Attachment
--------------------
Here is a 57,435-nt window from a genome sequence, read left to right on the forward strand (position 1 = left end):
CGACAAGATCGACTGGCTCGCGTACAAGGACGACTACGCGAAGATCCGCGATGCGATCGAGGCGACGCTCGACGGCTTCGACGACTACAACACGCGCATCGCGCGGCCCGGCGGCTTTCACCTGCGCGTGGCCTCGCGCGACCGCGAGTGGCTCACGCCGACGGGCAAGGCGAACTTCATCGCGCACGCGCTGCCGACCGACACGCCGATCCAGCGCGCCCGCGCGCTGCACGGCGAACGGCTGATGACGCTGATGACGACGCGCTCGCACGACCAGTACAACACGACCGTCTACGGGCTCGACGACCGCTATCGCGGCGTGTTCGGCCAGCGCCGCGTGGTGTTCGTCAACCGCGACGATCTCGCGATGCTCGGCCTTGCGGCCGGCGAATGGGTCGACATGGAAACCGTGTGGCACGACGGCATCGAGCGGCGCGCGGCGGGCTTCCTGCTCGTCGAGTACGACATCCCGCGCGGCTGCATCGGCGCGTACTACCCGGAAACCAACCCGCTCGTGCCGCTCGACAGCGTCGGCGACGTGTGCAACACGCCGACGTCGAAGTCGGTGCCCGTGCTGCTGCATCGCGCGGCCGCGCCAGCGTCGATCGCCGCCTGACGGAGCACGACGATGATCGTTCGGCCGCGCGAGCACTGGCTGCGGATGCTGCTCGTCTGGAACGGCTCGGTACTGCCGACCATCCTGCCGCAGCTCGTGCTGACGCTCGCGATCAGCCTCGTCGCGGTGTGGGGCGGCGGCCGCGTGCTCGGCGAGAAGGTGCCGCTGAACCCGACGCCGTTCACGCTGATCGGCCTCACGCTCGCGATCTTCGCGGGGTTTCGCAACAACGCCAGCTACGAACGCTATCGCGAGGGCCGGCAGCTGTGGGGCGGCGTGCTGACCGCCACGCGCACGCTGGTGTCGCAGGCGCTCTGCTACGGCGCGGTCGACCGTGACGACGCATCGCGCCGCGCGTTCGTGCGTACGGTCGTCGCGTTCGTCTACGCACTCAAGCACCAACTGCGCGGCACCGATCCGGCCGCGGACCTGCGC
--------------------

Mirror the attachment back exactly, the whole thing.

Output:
Here is a 57,435-nt window from a genome sequence, read left to right on the forward strand (position 1 = left end):
CGACAAGATCGACTGGCTCGCGTACAAGGACGACTACGCGAAGATCCGCGATGCGATCGAGGCGACGCTCGACGGCTTCGACGACTACAACACGCGCATCGCGCGGCCCGGCGGCTTTCACCTGCGCGTGGCCTCGCGCGACCGCGAGTGGCTCACGCCGACGGGCAAGGCGAACTTCATCGCGCACGCGCTGCCGACCGACACGCCGATCCAGCGCGCCCGCGCGCTGCACGGCGAACGGCTGATGACGCTGATGACGACGCGCTCGCACGACCAGTACAACACGACCGTCTACGGGCTCGACGACCGCTATCGCGGCGTGTTCGGCCAGCGCCGCGTGGTGTTCGTCAACCGCGACGATCTCGCGATGCTCGGCCTTGCGGCCGGCGAATGGGTCGACATGGAAACCGTGTGGCACGACGGCATCGAGCGGCGCGCGGCGGGCTTCCTGCTCGTCGAGTACGACATCCCGCGCGGCTGCATCGGCGCGTACTACCCGGAAACCAACCCGCTCGTGCCGCTCGACAGCGTCGGCGACGTGTGCAACACGCCGACGTCGAAGTCGGTGCCCGTGCTGCTGCATCGCGCGGCCGCGCCAGCGTCGATCGCCGCCTGACGGAGCACGACGATGATCGTTCGGCCGCGCGAGCACTGGCTGCGGATGCTGCTCGTCTGGAACGGCTCGGTACTGCCGACCATCCTGCCGCAGCTCGTGCTGACGCTCGCGATCAGCCTCGTCGCGGTGTGGGGCGGCGGCCGCGTGCTCGGCGAGAAGGTGCCGCTGAACCCGACGCCGTTCACGCTGATCGGCCTCACGCTCGCGATCTTCGCGGGGTTTCGCAACAACGCCAGCTACGAACGCTATCGCGAGGGCCGGCAGCTGTGGGGCGGCGTGCTGACCGCCACGCGCACGCTGGTGTCGCAGGCGCTCTGCTACGGCGCGGTCGACCGTGACGACGCATCGCGCCGCGCGTTCGTGCGTACGGTCGTCGCGTTCGTCTACGCACTCAAGCACCAACTGCGCGGCACCGATCCGGCCGCGGACCTGCGC